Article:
Solutions to some of the pressures in healthcare seem to be obvious – delegate more of the care and monitoring to the patient and their homes – yet it appears too big, or difficult, a programme to tackle. A self-monitoring patient may cost, for example, £100, whereas the cost of treating a condition, which may have been prevented by monitoring, could cost £10,000 in hospital. However, if the cost of the self-monitoring falls on the patient and it involves substantial downtime, a house full of medical equipment, and the expense of funding this, then the incentive for the patient is limited.

It is for these reasons that technology and clever engineering must make their mark and there are several products starting to come on to the market. Renfrew has been involved in one such example with Activ8rlives in the development of BuddyWOTCH, a wearable health monitor Class 2 Medical Device, which is a project funded by the Small Business Research Initiative (SBRI) for Healthcare. It comprises a wrist-worn smartwatch; a fingertip-worn sensing band for measuring blood oxygen, and a charging BaseStation. ‘WOTCH’ is an acronym for Walking, Oxygenation, Temperature, Camera (image capture of medication, food and liquids) and Heartrate.

Philips summaries the proposition: “You could end up with a whole stack of equipment monitoring various vital conditions for various chronic diseases. Of course, smart watches combined with smart peripherals like the finger band and BuddyWOTCH, miniaturises it all, makes it much more convenient and means the patient can hopefully stay at home rather than have to go to a clinic or hospital.”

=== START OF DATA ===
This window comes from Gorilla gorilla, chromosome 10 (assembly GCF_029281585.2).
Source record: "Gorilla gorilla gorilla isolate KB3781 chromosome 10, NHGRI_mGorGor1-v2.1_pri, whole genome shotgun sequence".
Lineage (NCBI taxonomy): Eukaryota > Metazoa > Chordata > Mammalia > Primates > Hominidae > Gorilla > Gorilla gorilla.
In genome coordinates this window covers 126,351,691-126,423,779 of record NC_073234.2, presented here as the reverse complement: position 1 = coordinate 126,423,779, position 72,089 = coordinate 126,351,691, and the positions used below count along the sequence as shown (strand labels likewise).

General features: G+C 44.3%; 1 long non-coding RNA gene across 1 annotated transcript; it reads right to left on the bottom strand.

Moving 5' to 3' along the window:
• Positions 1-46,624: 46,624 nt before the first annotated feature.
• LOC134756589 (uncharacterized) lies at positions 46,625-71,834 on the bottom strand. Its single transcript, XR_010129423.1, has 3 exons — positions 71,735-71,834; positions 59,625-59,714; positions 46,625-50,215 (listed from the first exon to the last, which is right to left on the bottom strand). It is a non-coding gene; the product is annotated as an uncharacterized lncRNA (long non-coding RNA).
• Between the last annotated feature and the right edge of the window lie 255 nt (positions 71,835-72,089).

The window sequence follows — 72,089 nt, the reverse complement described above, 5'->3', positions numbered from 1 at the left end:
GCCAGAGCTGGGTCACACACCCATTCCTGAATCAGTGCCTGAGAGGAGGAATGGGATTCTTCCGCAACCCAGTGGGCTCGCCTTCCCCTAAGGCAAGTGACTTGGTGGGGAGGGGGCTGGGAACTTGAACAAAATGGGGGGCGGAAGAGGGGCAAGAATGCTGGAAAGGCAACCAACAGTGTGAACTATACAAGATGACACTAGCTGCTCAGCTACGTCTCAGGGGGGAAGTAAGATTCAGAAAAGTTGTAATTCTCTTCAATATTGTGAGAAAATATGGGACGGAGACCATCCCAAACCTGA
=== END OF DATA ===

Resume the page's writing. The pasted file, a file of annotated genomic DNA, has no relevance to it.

The smart watch, designed with the Activ8rlives electronics development team, has the capability to measure a number of vital signs. “The first one that we concentrated on was a COPD [Chronic Obstructive Pulmonary Disease] because it required a separate peripheral to make it work,” said Philips. “It’s also going to be the first smart watch which is certified as a medical device. None others have yet done that, partly because of software updating and how that fits with the FDA.”

Part of the challenge was to get all the functions into such a small package. For example the antenna is housed in the strap. But the real challenge faced in designing BuddyWOTCH and any other medical device is the human factor. Philips continued: “Will it be wearable? Will they feel stigmatised wearing it?What are the things that makes somebody really want a product? Look a little further in the medical sector, let’s look at the robotics, working with cobots,etc. How do we increase trust between the assistive technology and the end user?”


“So that humanising of technology is an area that interests us, and having the engineering and production capability to make sense of that is what’s is the kind of sweet spot we focus on. It’s getting the balance right in the trade-offs between what is manufactureable, what is reasonable cost, what is comfortable.”

Ultimately, despite elevating the importance of comfort and appearance, there is always going one over-riding priority. Philips concluded: “We have to deliver the engineering – the aesthetic and emotional requirements are important, but we have to make it work!”